Harrington agreed that landlords and tenants should have the same rights, but he could see where there could be some challenges.

The candidates were asked which groups have donated to their campaigns and whether donations had come from outside sources. Harrington said he has received donations from major farm and business groups along with smaller donations from individuals. Young said she doesn’t know specifically where campaign dollars are coming from for her, that her secretary had that list, which brought a strong reaction of disbelief from Harrington.

There was a mention of the concern for Young’s vote on a property tax freeze.

“We literally have Idahoans leaving their homes that are paid for because they can’t pay the property taxes, and the freeze was kind of a last-ditch ‘Hail Mary,’” Young said. “I appreciate the concerns of local government, but we need to take care of our constitutional responsibilities.”

“They were tying the hands of local governments,” Harrington said. “The idea of putting a law in place that benefits Ada County and hurts places like Bingham County isn’t a good one.”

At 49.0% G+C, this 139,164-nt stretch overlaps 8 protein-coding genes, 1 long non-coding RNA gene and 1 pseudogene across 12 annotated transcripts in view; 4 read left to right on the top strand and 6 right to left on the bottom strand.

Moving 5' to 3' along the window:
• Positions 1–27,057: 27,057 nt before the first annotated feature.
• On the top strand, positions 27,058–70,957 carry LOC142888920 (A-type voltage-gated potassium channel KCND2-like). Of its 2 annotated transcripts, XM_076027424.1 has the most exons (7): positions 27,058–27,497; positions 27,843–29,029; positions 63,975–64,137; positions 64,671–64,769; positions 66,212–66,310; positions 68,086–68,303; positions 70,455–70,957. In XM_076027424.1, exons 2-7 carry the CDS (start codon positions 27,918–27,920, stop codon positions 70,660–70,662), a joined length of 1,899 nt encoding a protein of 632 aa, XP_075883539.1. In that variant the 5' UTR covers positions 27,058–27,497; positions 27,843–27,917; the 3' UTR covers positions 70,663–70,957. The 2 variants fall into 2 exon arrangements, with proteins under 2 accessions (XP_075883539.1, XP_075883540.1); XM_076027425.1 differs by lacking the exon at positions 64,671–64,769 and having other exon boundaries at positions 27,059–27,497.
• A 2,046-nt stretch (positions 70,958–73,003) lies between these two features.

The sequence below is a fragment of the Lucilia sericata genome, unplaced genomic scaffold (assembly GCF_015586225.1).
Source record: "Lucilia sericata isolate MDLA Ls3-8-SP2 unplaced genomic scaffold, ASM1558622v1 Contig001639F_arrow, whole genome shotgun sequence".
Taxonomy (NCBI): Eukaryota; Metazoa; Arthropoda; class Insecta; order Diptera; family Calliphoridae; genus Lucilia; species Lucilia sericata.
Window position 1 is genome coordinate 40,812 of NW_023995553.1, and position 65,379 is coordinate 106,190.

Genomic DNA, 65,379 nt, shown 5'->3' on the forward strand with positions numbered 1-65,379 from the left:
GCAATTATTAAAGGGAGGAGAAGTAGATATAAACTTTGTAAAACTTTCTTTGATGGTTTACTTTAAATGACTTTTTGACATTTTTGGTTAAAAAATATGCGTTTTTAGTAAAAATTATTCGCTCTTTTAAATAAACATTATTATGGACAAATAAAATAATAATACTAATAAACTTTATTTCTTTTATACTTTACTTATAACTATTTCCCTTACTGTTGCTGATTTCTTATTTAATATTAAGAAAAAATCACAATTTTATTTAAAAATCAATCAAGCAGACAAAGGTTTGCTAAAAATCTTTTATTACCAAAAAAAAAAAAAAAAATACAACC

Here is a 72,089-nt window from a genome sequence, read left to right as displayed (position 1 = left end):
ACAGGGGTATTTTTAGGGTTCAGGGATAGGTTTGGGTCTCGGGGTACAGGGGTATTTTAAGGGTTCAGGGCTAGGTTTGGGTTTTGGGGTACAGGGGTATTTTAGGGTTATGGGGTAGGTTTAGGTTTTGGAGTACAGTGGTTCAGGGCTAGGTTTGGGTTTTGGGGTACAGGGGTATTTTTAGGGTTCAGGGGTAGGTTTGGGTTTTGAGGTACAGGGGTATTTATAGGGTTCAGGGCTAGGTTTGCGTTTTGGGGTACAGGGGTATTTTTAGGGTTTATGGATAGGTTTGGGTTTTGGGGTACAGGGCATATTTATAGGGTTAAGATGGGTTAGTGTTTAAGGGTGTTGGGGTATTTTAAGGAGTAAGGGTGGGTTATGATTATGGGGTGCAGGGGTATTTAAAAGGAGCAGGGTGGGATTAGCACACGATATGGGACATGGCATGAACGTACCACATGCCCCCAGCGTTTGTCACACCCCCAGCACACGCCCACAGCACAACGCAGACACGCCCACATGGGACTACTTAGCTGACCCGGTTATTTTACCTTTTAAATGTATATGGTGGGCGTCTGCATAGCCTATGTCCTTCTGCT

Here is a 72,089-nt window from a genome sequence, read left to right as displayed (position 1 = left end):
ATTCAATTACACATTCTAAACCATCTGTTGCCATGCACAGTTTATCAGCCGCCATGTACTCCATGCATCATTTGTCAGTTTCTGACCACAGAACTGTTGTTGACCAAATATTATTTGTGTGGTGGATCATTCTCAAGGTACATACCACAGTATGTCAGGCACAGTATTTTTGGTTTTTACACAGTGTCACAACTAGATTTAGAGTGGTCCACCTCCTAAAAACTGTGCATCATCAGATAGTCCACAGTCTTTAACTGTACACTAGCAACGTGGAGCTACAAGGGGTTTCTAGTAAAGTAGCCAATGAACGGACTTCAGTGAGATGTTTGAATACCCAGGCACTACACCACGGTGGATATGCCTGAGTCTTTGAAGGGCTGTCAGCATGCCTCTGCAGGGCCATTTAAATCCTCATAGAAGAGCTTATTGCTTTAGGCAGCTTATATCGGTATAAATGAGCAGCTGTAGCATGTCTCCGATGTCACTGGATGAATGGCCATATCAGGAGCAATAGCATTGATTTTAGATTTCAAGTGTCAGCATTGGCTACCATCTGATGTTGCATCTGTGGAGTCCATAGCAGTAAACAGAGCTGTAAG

Young asked Harrington if he were to be elected as a state representative, if he had the opportunity to provide property tax relief, whether he had a sense of what he would do. Harrington said he would give relief for senior citizens, and from a legislative view take a look at how assessors look at property values on a year-to-year basis.

On the issue of HB 509 requiring certain facts on birth certificates and to provide for amendments to birth certificates regarding a person’s biological gender, the candidates were asked what families are under threat from transgender people.